Can you imagine a world without MAP OF THE SOUL: Persona, MAP OF THE SOUL: 7, and BE? These best-selling albums almost didn’t exist. At 2018 MAMA in Hong Kong, Jin revealed that BTS had considered disbanding at the beginning of that year.
We had a hard time mentally during the beginning of this year. While talking with each other, we even thought about disbanding. But we regather our hearts, and I’m glad that we were able to produce such a great result.
Since then, BTS has discussed their almost-disbandment in interviews and in their documentary film, Break The Silence: The Movie. According to Suga, BTS felt pressured by the attention they were receiving, but after taking a short break, they were able to continue.
We were pressured, as if… All we did was diligently do our job, but we then heard that we contributed to the nation, so we were so pressured. [. . .] The break refreshed us a lot, and when you take a break for a month, it makes you want to perform again.
In a new interview with GQ Korea, RM mentioned disbandment when asked about his hardships and fears.
In the BTS documentary Break the Silence, you spoke about your fears. And your solo track ‘Always’ contains lyrics you had written during a time of hardship. Why do you find it important to recognise, accept, document, and share your fears?
— GQ Korea
While many celebrities choose to keep up a mystique, distancing themselves from the public, RM prefers to be open with his fans about the struggles he is going through. This includes discussions about disbanding.
Many celebrities, stars, and artists choose mystery, preferring to be seen as enigmatic figures. Maybe it’s because they have many scars, or because they don’t want to open up. Personally, though, I think it’s good to share with our fans both the good and the bad, the pros and cons, and the shadows that hang over us.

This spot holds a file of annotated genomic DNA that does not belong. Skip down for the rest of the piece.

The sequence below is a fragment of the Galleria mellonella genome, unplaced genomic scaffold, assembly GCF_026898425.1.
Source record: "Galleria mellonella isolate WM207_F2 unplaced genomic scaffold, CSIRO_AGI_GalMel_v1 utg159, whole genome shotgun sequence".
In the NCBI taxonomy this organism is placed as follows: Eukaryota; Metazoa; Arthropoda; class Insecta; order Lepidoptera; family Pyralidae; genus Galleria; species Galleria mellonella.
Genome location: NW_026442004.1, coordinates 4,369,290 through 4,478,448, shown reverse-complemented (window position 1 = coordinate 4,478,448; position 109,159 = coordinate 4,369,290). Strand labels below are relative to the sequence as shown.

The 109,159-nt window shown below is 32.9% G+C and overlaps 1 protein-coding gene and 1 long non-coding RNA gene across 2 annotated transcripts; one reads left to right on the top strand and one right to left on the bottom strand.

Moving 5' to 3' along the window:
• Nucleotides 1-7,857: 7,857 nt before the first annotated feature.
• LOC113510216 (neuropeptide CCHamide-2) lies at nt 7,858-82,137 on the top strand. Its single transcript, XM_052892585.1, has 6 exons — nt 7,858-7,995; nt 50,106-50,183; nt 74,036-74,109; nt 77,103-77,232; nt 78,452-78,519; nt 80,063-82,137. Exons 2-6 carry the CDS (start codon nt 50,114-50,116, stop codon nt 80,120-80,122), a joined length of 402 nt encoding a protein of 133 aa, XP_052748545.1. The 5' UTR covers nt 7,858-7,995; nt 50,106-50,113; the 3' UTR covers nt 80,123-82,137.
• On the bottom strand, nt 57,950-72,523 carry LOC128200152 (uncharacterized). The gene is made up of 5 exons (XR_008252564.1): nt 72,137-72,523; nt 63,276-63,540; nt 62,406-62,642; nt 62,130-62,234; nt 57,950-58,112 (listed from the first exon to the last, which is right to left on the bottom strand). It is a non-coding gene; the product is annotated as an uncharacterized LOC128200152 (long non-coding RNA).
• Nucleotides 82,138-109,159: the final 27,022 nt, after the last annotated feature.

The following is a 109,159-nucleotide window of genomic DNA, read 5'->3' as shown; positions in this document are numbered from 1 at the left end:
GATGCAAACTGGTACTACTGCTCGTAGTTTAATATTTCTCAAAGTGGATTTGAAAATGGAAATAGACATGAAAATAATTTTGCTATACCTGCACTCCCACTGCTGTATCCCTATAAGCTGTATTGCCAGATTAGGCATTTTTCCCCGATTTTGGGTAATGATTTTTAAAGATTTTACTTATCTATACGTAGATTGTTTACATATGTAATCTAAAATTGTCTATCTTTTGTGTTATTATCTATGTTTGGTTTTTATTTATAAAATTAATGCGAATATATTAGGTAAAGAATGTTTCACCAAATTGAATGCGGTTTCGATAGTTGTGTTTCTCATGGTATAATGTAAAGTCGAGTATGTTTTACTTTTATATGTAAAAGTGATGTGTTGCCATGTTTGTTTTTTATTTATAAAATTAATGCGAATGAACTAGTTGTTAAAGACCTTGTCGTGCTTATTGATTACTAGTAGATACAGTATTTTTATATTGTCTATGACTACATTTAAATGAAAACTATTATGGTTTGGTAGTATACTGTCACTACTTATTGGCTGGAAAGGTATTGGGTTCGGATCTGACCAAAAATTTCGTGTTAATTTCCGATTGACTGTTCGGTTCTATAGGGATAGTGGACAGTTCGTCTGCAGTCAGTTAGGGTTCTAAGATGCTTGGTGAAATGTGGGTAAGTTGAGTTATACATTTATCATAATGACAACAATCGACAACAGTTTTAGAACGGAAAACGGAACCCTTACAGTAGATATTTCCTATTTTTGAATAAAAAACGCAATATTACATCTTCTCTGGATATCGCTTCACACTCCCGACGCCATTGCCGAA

“From an outsider’s perspective,” RM said. “it may look as though BTS’ success has grown exponentially, but that’s not true. It might not have been necessary to reveal we had considered disbanding, but confessions can sometimes make people stronger.”
BTS’s “confessions” don’t happen in the moment, but rather after the members have moved past the crisis and processed their emotions. This helps them see their problems clearly before they share with fans.
We don’t, however, bare our hearts immediately. Only once the moment has passed and we’ve processed and identified our feelings do we look back and share a more coherent version of what we’ve gone through. In doing so, people realise we, too, are human, which bridges the distance between us. I truly believe we need to open up to a certain extent.
Although RM believes it is important to be honest, honesty can make him feel vulnerable, like a “pushover.”
But to be honest, it scares me. I’m scared people will think I’m a pushover or that these confessions could be seen as weaknesses and prompt a backlash.
Even so, RM still chooses to bring his struggles to light in a way that is “professionally ethical,” and expressed in the “best medium” for BTS: music.
It feels good. Once you turn over a card, you can’t help turning over the other cards. [laughs] In a way, I think it’s only right to be honest, rather than hiding the negative and always saying, ‘We’re doing well.’ But the manner in which we confess our fears would have to be mature and professionally ethical.
Between books, documentaries, interviews, and music, music would be the best medium for us, no? And to do it in such a way that listeners can gain something for themselves, just as I had, and then be able to apply it to their own lives. I regularly contemplate what the best way would be to share such things.
For more, check out this moment from Jungkook‘s interview.